I forgot to tell you guys last week, but Nate actually has never seen the house we bought. It all happened so quickly. After our offer got accepted, I asked him to come to the inspection with me figuring he’d want to see it, but when he found out it would take a couple hours, he said “no, thank you.” Can you believe that!? Such a guy thing to do. He kind of doesn’t want to see it til the renovations are all done, but I don’t think I’m going to allow that.
In the meantime, our inspector never tested for lead, and the more I’m reading up on it, the more freaked out I am. Apparently it’s pretty much ok if you just paint over it and there are no areas of chipping paint. But if you’re planning to do renovations, like we are, the lead dust can get into the air and you have to hire a contractor that’s certified in dealing with that. I’m getting slightly paranoid now so I think I’m going to call in someone to test so we can take any necessary precautions.
I read that most homes built before 1960 are pretty much guaranteed to contain heavily leaded paint. This house was built in 1920 something so I’d say there’s a very good chance it has lead paint. Have any of you ever had to deal with this? What did you do?
Oh, and don’t worry, pics of the house will come soon! I’m going to try to do a drive-by this wknd and snap a pic :)
On another note, you know how I said I walk by the Today Show every morning? Well today I was walking by and I saw the tv screens outside showing it live, and you couldTOTALLY see me on the screen! So if you watch the Today Show (Shannon, i’m talking to you!!), watch around 8:10 every morning. I’m usually holding a pink/red bag. You can only see me on days they sit with their backs to the window. Let me know if you see me! (ok ok, i know i’m such a dork)
So I made this recipe a few weeks ago. It was really tasty, almost like a Spanakopita but in a pie. You could easily sub some other green (kale, spinach, etc) for the chard. It comes together pretty quickly because you use premade phyllo dough.
I had seen my mom work with phyllo when I was younger, and I remember she always said you had to work quickly because it dries out. She was SO right. It was a pain to work with but luckily this pie is supposed to have a rustic look so it was fine in the end.
I served this as dinner but honestly, it should really be an appetizer or side dish. It wasn’t filling at all. Nate and I ended up eating it in like 2 sittings.
Goat Cheese, Chard and Herb Pie in a Phyllo Crust
From the NY Times
Serves 6-8 as a side-dish
1 generous bunch Swiss chard (about 3/4 pound), stemmed and washed
Salt to taste
8 sheets phyllo (4 ounces)
6 ounces goat cheese (I used 4 oz goat cheese and the rest feta because that’s what i had)
3/4 cup low-fat milk
2 garlic cloves, pureed or put through a press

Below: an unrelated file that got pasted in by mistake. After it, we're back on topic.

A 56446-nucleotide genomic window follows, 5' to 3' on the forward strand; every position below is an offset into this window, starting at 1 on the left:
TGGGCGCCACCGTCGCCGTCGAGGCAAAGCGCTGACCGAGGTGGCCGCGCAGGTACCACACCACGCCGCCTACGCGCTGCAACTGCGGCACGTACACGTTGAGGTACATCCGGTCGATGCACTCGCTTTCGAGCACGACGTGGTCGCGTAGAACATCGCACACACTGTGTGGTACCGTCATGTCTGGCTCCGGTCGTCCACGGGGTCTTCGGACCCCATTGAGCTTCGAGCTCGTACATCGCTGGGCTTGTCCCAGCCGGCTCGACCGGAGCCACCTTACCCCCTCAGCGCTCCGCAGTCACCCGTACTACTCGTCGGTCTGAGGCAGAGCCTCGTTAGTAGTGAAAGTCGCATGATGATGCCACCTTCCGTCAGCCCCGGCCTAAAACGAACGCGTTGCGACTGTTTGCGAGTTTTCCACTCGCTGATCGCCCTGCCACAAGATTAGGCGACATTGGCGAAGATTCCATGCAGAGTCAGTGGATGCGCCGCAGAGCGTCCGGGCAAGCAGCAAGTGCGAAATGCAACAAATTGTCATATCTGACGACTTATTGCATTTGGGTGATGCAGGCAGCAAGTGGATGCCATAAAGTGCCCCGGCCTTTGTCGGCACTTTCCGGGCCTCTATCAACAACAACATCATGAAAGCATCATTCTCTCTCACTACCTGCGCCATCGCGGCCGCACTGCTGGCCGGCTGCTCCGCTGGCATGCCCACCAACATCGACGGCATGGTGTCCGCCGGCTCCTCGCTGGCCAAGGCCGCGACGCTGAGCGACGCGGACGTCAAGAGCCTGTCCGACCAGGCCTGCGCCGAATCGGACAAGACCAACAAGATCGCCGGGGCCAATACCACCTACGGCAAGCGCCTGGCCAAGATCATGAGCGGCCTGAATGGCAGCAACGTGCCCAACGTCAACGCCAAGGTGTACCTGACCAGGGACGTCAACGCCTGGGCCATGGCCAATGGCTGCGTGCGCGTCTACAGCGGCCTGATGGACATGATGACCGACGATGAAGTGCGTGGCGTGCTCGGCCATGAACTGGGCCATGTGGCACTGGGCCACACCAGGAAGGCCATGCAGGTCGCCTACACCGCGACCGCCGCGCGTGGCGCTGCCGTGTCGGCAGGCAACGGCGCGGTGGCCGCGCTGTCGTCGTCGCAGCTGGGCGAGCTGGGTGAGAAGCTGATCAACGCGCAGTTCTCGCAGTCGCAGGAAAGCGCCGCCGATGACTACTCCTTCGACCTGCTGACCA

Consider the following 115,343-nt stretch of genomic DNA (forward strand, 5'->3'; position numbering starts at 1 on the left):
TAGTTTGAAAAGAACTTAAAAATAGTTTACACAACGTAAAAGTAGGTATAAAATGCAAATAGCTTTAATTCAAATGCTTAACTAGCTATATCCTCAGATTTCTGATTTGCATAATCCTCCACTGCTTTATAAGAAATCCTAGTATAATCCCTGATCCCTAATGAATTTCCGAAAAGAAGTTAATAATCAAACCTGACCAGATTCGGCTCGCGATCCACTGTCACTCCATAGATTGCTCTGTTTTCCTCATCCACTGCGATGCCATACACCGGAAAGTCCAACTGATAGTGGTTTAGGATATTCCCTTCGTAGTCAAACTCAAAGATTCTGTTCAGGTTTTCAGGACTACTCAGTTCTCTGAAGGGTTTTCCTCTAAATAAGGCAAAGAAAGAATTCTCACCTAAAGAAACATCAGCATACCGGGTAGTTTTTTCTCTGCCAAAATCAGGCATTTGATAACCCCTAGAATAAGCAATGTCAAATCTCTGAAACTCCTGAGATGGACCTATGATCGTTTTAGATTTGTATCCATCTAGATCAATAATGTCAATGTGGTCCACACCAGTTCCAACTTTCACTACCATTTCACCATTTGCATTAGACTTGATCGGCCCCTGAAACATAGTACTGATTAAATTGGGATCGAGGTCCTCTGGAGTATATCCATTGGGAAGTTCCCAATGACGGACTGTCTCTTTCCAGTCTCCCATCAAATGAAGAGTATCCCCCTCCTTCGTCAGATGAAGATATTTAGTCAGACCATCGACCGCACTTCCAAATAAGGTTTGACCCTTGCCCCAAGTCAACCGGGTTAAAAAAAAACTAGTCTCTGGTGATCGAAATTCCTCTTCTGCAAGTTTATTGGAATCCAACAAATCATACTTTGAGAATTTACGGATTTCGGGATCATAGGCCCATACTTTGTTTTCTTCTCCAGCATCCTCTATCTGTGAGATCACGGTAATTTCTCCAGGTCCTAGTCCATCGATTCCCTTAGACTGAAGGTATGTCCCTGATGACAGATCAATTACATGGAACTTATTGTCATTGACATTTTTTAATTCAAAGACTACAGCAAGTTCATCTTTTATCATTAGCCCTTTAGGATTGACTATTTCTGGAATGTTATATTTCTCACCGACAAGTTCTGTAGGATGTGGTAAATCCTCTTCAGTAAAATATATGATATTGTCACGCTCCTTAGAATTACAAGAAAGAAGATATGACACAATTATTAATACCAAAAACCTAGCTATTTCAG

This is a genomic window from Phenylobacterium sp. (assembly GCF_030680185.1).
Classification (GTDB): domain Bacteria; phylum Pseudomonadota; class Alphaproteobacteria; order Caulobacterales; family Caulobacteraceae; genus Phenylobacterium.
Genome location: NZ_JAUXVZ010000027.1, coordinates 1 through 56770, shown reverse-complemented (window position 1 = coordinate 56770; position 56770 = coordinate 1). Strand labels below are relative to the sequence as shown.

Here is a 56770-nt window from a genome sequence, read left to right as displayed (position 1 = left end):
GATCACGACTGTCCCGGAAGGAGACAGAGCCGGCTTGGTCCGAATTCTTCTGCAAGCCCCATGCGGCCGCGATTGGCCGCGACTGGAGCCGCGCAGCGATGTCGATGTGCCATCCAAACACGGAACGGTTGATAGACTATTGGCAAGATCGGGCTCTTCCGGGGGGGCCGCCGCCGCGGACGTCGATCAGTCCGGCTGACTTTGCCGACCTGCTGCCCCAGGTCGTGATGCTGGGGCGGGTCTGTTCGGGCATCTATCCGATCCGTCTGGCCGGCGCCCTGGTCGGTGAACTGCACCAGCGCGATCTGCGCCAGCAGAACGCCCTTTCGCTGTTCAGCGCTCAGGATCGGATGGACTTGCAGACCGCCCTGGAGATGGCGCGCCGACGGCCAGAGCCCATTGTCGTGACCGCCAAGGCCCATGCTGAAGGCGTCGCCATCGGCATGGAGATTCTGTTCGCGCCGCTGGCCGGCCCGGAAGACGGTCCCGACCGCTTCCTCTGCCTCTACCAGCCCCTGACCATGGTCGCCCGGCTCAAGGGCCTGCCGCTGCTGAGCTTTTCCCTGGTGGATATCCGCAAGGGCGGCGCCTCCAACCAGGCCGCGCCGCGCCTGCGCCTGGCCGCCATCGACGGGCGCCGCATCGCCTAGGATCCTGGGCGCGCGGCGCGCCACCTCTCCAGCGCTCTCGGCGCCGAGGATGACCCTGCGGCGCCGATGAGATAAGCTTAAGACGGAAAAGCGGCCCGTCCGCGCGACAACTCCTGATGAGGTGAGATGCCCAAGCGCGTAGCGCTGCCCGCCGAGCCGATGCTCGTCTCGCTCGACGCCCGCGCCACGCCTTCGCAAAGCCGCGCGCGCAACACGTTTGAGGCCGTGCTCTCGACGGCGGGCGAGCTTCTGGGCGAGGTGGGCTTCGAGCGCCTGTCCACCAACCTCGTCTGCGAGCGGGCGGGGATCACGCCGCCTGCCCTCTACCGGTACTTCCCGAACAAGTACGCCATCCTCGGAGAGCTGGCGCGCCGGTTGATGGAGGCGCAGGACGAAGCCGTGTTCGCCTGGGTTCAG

1/2 cup chopped fresh herbs, such as parsley, dill, chives, tarragon, marjoram (I used dill which was great!)
Salt and freshly ground pepper
2 tablespoons extra virgin olive oil, or 1 tablespoon olive oil and 1 tablespoon melted unsalted butter
Bring a large pot of water to a boil while you stem and wash the Swiss chard. If the stems are wide and meaty set them aside for another purpose. If they are thin and sinewy, discard. When the water comes to a boil salt generously and add the chard leaves. Fill a bowl with cold water. Blanch the chard for 1 minute, just until tender, and transfer to the bowl of cold water. Drain, take up the chard by the handful and squeeze out excess water. Chop medium-fine. You should have about 1 cup chopped cooked chard.
Preheat the oven to 350 degrees. Blend together the eggs and goat cheese, either in an electric mixer or in a food processor fitted with the steel blade. Add the milk and the garlic and blend until smooth. If using a processor, scrape into a bowl. Stir in the blanched chopped chard, the herbs, and salt and pepper to taste.
Brush a 9- or 10-inch tart pan or cake pan with olive oil and place on a baking sheet for easier handling. Open up the package of phyllo and unfold the sheets of dough. Remove 8 sheets of phyllo and fold the remaining dough back up. Wrap tightly in plastic, return to the box if you wish and either refrigerate or freeze. Lay a sheet of phyllo in the pan, tucking it into the seam of the pan, with the edges overhanging the rim. Brush it lightly with olive oil (or melted butter and oil) and turn the pan slightly, then place another sheet on top, positioning it so that the edges overlap another section of the pan’s rim. Continue to layer in 6 more sheets of phyllo, brushing each one with oil – both the bottom and the sides and edges that overhang the pan — and staggering them so that the overhang on the rim of the pan is evenly distributed and covers the entire pan.
Pour the goat cheese and chard filling into the phyllo-lined pan, scraping all of it out of the bowl with a rubber spatula. Scrunch the overhanging phyllo in around the edges of the pan to form an attractive lip. Brush the scrunched rim with olive oil. Place in the oven and bake 40 minutes, until the filling is puffed, set and lightly colored on the surface. Remove from the heat (if it puffed up it will settle) and allow to sit for at least 10 minutes before cutting. Serve hot, warm or at room temperature.
Advance preparation: You can keep this in the refrigerator for a day or two but you will have to rewarm in a 300-degree oven to re-crisp the phyllo.
Nutritional information per serving (6 servings): 268 calories; 17 grams fat; 8 grams saturated fat; 1 gram polyunsaturated fat; 7 grams monounsaturated fat; 118 milligrams cholesterol; 17 grams carbohydrates; 1 gram dietary fiber; 396 milligrams sodium (does not include salt to taste); 13 grams protein